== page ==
Lebanese Women and the Politics of Representation

Lebanese women have been leaders in the revolution that has shaken Lebanon since October 2019. This paper argues that the next stage will be critical if women want to transform their involvement into equal rights. For them to do so, they need to move beyond informal revolutionary politics to formal electoral and party politics with meaningful and substantive representation.

Lebanese women carry placards and shout slogans protesting rape and violence and demanding equal rights - Beirut December 2019. © EPA-EFE/WAEL HAMZEH

*This piece is published in collaboration with Chatham House. It is part of a series which addresses the future of governance and security in the Middle East and North Africa, and their impact on the role of the state in the region.

I have to admit that, as I sat down to write this article, all I could hear was the voices of other women telling me that it is time to stop talking about women’s role in Lebanese politics. We have been talking about it, researching it, advocating for it, and getting funding for it for decades – enough. In fact, all that we have been doing is talking about it. Many have tried to improve women’s representation in Lebanese politics, and all seem to have failed.

Like other countries in the region, from the early 1990s, Lebanon used the Beijing Conference to establish very elaborate state-led mechanisms to claim that it is working towards gender equality. And even more actively than in other countries, Lebanon’s civil society organisation and feminist groups have been pushing to increase their representation and voices in decision-making spheres.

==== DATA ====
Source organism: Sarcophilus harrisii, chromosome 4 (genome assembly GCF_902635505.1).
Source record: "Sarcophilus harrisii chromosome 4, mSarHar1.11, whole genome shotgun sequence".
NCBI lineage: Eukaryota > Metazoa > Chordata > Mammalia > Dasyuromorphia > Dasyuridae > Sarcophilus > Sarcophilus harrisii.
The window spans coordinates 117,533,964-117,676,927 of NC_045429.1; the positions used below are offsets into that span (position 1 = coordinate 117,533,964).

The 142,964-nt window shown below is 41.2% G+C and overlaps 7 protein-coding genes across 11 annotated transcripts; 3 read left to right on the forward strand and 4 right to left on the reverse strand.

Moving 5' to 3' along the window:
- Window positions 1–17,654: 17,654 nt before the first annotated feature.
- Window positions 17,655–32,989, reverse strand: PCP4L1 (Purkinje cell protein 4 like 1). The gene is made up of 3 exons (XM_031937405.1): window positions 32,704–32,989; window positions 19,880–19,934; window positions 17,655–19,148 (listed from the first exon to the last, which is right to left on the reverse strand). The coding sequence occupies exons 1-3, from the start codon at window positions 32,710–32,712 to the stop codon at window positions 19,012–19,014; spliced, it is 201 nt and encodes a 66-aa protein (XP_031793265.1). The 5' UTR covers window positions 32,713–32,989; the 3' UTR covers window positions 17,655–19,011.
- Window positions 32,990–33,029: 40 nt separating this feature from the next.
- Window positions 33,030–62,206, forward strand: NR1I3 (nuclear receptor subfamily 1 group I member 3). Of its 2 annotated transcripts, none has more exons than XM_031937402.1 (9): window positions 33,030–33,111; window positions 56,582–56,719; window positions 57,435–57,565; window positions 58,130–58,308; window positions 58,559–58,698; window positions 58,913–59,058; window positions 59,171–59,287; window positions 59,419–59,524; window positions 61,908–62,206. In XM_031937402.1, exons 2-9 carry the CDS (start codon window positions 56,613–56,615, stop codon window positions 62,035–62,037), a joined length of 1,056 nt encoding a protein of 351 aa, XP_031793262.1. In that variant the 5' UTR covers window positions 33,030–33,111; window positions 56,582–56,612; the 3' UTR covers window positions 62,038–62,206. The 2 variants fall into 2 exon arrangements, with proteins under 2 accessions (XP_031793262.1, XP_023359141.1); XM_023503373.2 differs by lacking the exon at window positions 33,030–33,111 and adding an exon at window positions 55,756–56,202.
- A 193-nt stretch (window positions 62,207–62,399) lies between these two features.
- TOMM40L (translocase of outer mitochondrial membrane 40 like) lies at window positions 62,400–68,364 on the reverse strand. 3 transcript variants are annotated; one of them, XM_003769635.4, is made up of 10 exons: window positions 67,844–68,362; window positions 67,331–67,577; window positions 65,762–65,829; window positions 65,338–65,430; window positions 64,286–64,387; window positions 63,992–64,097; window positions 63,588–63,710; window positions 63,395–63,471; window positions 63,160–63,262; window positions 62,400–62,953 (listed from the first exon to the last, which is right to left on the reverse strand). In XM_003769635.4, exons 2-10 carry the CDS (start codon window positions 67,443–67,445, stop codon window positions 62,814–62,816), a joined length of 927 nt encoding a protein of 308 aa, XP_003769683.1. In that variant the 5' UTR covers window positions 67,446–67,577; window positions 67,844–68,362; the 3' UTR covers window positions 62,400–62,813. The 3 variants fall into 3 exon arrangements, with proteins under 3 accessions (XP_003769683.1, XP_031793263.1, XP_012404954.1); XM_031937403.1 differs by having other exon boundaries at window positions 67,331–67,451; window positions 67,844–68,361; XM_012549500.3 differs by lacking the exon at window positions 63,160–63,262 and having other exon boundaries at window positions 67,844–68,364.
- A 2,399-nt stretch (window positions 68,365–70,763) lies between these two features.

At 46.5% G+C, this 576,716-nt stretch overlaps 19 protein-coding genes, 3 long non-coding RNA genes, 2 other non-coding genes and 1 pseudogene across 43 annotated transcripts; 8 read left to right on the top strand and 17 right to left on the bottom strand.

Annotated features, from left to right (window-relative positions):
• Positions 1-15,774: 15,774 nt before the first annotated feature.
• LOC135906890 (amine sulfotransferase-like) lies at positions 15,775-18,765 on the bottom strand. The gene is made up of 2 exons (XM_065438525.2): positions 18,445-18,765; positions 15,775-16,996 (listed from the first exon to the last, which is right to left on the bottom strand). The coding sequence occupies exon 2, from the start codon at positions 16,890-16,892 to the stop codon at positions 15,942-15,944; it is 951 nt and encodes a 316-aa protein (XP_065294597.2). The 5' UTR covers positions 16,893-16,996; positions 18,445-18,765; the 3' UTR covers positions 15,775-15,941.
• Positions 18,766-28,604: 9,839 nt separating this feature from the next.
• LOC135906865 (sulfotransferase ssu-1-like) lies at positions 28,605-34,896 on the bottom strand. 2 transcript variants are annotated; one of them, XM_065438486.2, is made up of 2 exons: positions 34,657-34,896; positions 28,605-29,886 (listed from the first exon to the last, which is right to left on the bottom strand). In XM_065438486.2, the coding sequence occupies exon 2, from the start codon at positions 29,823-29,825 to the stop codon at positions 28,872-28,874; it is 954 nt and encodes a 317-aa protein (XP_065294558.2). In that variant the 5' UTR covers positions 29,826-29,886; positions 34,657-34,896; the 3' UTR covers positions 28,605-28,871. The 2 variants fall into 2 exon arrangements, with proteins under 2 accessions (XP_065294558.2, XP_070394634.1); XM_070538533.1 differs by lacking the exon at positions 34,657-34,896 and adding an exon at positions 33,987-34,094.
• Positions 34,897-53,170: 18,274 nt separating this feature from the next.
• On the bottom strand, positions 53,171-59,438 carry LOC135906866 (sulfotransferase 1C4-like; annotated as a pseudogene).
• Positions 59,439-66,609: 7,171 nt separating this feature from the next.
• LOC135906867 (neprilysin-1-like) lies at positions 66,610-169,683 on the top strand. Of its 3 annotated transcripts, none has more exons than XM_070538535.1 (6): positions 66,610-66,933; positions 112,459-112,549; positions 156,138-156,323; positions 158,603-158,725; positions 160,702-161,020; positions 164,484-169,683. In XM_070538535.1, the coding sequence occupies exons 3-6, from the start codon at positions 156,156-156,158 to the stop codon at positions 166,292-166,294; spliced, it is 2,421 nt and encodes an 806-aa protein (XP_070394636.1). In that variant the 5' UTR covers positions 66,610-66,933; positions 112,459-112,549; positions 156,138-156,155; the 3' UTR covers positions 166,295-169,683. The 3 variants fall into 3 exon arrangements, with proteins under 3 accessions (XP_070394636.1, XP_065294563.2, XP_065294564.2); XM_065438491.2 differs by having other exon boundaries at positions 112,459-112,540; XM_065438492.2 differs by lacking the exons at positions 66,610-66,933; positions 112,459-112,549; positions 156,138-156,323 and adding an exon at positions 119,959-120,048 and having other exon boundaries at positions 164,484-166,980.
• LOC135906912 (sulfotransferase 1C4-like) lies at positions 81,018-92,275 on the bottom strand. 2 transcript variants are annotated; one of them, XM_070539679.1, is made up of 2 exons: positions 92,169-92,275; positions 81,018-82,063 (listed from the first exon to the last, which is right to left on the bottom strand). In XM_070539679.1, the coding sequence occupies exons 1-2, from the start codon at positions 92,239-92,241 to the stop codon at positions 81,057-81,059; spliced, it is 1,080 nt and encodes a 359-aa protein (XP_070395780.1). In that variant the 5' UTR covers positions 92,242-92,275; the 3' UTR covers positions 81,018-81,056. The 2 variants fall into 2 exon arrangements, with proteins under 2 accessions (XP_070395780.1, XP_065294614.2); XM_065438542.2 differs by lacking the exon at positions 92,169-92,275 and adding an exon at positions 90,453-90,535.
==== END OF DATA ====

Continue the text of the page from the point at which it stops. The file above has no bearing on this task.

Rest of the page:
But 25 years after Beijing and with even more elaborate international schemes like the Sustainable Development Goals (SDGs), it seems, in fact, impossible to convince Lebanese men to give up power, to anyone at all, let alone to women. It took nothing short of a revolution to force women’s participation in public life; the question now is how do we force it onto political parties and national institutions?

What we know already

Lebanon’s politics of representation are shaped by a century-old system of power-sharing among its recognised sects. This sectarian-based representation in national institutions is conducive to a form of leadership that emanates from clientelism, and from the father-figure or protector of the sect. We know from decades-old research and testimonials of women that this system not only favours men but is built on men. Consider the alliance of religious courts, led by men, with political parties, led by men. Both of these finance and foster a political system that functions, undemocratically, only when the men agree, and fails to function, catastrophically, when the men disagree.

In my own research with women who have a range of experience in politics and public life, I found that trying to empower women within this system is a myth. The donor-funded and locally implemented programmes and narratives of women’s political empowerment place the blame on women themselves. These efforts are largely built around the rationale that women are not knowledgeable or skilled enough to be in politics. In reality, the political system is not inclusive enough nor democratic in the slightest bit to be able to accommodate women’s representation and voices in the electoral process.

We know all this, and to top it off we know that state-feminism in all its forms in Lebanon has failed miserably. Just because we are able to report on some minor statistical improvements here and there does not mean that we are doing any better. Women’s representation in politics and in national institutions is dismal, we rank as well as Yemen ranks and they have a full-on conflict over there. While development agencies scratch their head and Western journalists express their fascination that women are so educated and eloquent, yet so absent from politics, we ourselves know very well why we cannot play any meaningful role in this system.